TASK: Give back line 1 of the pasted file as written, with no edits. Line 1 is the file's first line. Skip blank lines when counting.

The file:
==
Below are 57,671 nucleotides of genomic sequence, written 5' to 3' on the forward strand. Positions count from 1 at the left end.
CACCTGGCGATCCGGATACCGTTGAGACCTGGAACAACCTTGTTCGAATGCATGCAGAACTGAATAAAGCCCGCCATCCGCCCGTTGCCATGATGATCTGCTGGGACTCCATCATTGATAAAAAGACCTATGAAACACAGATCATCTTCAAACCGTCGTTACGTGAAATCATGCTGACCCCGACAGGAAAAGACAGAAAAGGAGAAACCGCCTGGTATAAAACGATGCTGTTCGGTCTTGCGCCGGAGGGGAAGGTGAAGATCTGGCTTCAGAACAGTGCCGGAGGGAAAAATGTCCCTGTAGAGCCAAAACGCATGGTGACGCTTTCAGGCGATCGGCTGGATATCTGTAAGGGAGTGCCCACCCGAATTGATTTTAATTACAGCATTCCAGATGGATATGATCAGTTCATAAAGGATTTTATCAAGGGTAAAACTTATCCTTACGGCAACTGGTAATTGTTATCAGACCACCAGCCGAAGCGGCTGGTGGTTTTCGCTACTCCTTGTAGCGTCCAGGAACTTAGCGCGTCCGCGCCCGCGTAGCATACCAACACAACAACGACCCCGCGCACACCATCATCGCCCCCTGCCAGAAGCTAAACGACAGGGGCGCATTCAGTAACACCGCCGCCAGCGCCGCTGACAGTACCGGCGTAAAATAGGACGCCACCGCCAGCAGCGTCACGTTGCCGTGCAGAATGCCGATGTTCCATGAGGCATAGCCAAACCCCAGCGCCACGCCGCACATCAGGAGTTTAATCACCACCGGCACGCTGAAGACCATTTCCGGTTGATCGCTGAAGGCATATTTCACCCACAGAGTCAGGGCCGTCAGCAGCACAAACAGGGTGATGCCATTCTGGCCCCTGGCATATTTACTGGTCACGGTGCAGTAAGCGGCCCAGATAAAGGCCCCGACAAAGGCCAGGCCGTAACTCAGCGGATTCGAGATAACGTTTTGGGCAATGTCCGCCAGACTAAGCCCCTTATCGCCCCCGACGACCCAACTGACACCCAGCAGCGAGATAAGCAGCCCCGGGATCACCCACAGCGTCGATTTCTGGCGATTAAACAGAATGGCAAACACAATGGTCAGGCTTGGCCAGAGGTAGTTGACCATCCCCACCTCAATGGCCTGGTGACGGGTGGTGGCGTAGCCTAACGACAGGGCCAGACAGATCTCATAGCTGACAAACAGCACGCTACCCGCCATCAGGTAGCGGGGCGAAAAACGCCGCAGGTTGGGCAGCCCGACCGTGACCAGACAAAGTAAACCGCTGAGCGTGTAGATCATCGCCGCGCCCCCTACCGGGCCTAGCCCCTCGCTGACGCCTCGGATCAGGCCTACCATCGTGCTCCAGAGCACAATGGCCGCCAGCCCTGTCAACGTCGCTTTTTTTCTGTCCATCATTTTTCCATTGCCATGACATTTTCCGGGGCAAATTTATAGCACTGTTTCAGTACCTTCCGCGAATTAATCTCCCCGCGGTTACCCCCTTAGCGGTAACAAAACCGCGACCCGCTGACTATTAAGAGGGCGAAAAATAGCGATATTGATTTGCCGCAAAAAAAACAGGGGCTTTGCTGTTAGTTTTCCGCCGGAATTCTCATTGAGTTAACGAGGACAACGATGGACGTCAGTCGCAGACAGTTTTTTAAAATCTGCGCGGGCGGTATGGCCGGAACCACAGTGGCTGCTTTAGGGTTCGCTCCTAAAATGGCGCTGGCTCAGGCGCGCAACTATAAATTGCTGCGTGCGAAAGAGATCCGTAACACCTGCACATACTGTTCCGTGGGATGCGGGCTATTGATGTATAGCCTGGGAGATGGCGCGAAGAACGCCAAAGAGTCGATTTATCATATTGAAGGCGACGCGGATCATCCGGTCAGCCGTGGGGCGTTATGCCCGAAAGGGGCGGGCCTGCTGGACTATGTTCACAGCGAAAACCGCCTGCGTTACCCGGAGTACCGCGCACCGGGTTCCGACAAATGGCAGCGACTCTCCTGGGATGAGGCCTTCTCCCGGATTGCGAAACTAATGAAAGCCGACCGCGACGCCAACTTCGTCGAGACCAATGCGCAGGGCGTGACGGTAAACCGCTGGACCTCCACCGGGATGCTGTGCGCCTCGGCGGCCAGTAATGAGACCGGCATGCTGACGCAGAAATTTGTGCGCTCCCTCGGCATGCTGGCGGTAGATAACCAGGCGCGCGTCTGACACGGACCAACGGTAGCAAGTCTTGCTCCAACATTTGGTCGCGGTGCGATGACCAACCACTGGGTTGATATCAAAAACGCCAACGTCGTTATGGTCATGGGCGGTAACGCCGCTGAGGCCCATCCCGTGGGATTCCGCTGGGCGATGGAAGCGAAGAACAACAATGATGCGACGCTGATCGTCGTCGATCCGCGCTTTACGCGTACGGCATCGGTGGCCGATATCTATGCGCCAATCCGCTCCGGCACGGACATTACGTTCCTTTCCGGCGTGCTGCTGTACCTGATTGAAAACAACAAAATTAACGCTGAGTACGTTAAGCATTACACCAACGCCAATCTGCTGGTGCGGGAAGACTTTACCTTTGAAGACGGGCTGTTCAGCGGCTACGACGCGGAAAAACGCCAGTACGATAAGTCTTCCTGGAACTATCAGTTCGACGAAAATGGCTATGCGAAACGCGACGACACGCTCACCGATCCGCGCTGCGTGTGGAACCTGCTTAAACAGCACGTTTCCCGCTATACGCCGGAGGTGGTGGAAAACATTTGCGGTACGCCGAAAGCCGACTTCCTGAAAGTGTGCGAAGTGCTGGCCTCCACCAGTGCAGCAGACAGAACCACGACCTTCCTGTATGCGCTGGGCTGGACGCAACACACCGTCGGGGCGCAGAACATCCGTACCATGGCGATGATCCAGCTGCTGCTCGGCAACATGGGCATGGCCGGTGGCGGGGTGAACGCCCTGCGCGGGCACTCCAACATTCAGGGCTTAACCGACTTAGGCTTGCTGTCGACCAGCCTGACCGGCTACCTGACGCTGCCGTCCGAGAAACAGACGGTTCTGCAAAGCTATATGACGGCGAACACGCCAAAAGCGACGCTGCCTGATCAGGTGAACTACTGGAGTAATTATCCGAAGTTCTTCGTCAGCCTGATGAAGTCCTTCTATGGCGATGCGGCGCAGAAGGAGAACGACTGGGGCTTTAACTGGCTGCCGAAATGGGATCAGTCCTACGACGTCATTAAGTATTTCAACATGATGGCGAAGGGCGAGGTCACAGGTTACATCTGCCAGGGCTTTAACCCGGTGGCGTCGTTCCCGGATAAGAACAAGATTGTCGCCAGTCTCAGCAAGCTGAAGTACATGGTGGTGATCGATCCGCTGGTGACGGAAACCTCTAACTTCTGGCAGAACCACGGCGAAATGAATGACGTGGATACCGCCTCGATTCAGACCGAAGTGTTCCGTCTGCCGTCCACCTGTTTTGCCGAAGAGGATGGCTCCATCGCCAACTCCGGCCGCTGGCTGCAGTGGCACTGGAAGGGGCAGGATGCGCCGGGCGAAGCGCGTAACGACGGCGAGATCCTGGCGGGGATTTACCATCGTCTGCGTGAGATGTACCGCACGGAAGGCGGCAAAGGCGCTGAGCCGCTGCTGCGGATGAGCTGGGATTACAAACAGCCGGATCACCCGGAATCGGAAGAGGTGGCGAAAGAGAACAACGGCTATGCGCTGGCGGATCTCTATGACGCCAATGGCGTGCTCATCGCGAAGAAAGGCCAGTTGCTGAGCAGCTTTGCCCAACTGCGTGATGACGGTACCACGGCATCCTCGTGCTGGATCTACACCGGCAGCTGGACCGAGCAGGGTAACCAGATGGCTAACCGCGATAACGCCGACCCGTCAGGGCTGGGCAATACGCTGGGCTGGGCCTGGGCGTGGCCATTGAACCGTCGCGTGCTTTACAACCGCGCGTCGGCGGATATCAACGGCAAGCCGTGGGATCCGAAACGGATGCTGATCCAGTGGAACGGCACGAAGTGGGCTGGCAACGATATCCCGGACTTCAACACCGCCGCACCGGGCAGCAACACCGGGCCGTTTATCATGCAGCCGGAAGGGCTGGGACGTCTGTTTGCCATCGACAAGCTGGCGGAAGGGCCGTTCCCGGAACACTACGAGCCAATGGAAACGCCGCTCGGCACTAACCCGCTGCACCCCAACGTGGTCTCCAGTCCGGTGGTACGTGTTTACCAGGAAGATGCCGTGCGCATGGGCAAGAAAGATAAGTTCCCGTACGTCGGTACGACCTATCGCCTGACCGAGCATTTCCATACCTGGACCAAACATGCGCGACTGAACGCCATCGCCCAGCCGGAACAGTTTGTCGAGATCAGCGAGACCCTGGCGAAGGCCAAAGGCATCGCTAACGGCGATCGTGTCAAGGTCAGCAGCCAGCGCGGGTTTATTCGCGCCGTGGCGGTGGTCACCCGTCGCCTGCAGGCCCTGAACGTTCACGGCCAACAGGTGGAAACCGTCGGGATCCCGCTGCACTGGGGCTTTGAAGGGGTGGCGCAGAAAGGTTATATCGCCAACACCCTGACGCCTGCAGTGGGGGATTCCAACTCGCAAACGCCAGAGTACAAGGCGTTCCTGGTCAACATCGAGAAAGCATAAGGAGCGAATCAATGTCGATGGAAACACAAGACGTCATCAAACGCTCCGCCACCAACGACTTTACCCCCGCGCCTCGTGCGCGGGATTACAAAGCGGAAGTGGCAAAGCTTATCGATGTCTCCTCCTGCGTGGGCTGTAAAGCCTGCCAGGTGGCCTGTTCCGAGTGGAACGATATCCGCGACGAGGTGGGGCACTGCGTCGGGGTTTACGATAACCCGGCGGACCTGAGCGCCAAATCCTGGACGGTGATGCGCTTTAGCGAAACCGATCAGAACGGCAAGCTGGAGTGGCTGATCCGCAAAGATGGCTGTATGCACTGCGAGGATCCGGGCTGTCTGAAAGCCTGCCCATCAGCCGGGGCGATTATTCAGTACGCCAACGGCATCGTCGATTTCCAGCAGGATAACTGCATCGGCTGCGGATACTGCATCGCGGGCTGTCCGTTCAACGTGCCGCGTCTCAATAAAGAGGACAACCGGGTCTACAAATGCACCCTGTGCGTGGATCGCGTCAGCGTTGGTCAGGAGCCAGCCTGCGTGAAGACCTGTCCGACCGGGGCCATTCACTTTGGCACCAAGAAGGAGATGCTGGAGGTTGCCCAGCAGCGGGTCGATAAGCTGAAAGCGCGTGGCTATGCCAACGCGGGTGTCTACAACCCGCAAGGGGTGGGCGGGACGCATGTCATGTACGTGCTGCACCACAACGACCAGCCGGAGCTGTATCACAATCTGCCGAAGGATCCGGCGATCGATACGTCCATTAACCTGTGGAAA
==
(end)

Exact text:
Below are 57,671 nucleotides of genomic sequence, written 5' to 3' on the forward strand. Positions count from 1 at the left end.